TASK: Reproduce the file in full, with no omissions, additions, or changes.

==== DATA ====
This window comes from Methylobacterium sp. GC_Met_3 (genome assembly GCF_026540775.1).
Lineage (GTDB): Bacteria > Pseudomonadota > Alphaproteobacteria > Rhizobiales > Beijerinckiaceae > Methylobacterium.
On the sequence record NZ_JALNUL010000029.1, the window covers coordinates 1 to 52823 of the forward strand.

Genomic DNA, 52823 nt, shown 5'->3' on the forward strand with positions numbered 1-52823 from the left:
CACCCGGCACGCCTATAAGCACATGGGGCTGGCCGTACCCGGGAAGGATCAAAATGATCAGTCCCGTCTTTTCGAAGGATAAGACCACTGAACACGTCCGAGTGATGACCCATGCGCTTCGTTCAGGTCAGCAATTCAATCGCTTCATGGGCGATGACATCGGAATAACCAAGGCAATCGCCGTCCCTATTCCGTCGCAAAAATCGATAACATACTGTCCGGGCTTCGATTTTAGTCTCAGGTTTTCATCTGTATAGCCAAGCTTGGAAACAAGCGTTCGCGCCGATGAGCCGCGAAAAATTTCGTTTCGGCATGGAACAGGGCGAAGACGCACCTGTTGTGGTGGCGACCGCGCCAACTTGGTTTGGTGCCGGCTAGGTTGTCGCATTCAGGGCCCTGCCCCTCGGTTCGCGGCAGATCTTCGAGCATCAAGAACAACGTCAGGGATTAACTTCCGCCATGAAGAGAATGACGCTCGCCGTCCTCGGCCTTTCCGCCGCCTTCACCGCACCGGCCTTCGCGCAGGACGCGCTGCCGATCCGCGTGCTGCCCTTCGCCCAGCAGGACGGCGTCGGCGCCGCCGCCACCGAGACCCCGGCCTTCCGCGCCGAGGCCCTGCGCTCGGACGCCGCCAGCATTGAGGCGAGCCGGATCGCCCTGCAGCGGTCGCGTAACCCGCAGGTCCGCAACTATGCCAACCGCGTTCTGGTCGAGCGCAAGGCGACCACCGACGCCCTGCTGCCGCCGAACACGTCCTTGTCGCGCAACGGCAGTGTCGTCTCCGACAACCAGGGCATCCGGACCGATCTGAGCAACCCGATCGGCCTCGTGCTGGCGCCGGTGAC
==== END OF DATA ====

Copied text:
This window comes from Methylobacterium sp. GC_Met_3 (genome assembly GCF_026540775.1).
Lineage (GTDB): Bacteria > Pseudomonadota > Alphaproteobacteria > Rhizobiales > Beijerinckiaceae > Methylobacterium.
On the sequence record NZ_JALNUL010000029.1, the window covers coordinates 1 to 52823 of the forward strand.

Genomic DNA, 52823 nt, shown 5'->3' on the forward strand with positions numbered 1-52823 from the left:
CACCCGGCACGCCTATAAGCACATGGGGCTGGCCGTACCCGGGAAGGATCAAAATGATCAGTCCCGTCTTTTCGAAGGATAAGACCACTGAACACGTCCGAGTGATGACCCATGCGCTTCGTTCAGGTCAGCAATTCAATCGCTTCATGGGCGATGACATCGGAATAACCAAGGCAATCGCCGTCCCTATTCCGTCGCAAAAATCGATAACATACTGTCCGGGCTTCGATTTTAGTCTCAGGTTTTCATCTGTATAGCCAAGCTTGGAAACAAGCGTTCGCGCCGATGAGCCGCGAAAAATTTCGTTTCGGCATGGAACAGGGCGAAGACGCACCTGTTGTGGTGGCGACCGCGCCAACTTGGTTTGGTGCCGGCTAGGTTGTCGCATTCAGGGCCCTGCCCCTCGGTTCGCGGCAGATCTTCGAGCATCAAGAACAACGTCAGGGATTAACTTCCGCCATGAAGAGAATGACGCTCGCCGTCCTCGGCCTTTCCGCCGCCTTCACCGCACCGGCCTTCGCGCAGGACGCGCTGCCGATCCGCGTGCTGCCCTTCGCCCAGCAGGACGGCGTCGGCGCCGCCGCCACCGAGACCCCGGCCTTCCGCGCCGAGGCCCTGCGCTCGGACGCCGCCAGCATTGAGGCGAGCCGGATCGCCCTGCAGCGGTCGCGTAACCCGCAGGTCCGCAACTATGCCAACCGCGTTCTGGTCGAGCGCAAGGCGACCACCGACGCCCTGCTGCCGCCGAACACGTCCTTGTCGCGCAACGGCAGTGTCGTCTCCGACAACCAGGGCATCCGGACCGATCTGAGCAACCCGATCGGCCTCGTGCTGGCGCCGGTGAC